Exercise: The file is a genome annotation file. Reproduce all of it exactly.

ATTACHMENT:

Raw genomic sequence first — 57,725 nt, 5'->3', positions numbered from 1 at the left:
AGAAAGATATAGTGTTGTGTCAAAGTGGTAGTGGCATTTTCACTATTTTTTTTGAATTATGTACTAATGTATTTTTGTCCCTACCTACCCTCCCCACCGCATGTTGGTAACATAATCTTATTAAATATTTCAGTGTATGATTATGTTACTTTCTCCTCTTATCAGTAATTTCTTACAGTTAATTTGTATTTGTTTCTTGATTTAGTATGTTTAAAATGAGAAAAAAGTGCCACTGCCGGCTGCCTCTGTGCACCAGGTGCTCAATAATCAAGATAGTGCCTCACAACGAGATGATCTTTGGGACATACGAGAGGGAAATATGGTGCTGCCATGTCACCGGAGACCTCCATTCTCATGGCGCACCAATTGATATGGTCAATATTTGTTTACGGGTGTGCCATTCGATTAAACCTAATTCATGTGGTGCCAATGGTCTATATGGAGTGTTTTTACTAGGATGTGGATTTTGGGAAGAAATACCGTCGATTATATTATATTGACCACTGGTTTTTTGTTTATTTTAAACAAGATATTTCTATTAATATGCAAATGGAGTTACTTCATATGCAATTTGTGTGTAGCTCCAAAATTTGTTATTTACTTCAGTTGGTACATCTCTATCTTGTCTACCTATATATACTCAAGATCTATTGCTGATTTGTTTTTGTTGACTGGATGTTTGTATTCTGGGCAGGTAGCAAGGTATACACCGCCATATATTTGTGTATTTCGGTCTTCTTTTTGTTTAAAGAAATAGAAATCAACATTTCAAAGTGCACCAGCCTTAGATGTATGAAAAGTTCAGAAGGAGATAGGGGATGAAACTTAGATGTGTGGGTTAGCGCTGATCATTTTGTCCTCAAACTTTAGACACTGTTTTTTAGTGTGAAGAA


Raw genomic sequence first — 57,725 nt, 5'->3', positions numbered from 1 at the left:
AGAAAGATATAGTGTTGTGTCAAAGTGGTAGTGGCATTTTCACTATTTTTTTTGAATTATGTACTAATGTATTTTTGTCCCTACCTACCCTCCCCACCGCATGTTGGTAACATAATCTTATTAAATATTTCAGTGTATGATTATGTTACTTTCTCCTCTTATCAGTAATTTCTTACAGTTAATTTGTATTTGTTTCTTGATTTAGTATGTTTAAAATGAGAAAAAAGTGCCACTGCCGGCTGCCTCTGTGCACCAGGTGCTCAATAATCAAGATAGTGCCTCACAACGAGATGATCTTTGGGACATACGAGAGGGAAATATGGTGCTGCCATGTCACCGGAGACCTCCATTCTCATGGCGCACCAATTGATATGGTCAATATTTGTTTACGGGTGTGCCATTCGATTAAACCTAATTCATGTGGTGCCAATGGTCTATATGGAGTGTTTTTACTAGGATGTGGATTTTGGGAAGAAATACCGTCGATTATATTATATTGACCACTGGTTTTTTGTTTATTTTAAACAAGATATTTCTATTAATATGCAAATGGAGTTACTTCATATGCAATTTGTGTGTAGCTCCAAAATTTGTTATTTACTTCAGTTGGTACATCTCTATCTTGTCTACCTATATATACTCAAGATCTATTGCTGATTTGTTTTTGTTGACTGGATGTTTGTATTCTGGGCAGGTAGCAAGGTATACACCGCCATATATTTGTGTATTTCGGTCTTCTTTTTGTTTAAAGAAATAGAAATCAACATTTCAAAGTGCACCAGCCTTAGATGTATGAAAAGTTCAGAAGGAGATAGGGGATGAAACTTAGATGTGTGGGTTAGCGCTGATCATTTTGTCCTCAAACTTTAGACACTGTTTTTTAGTGTGAAGAA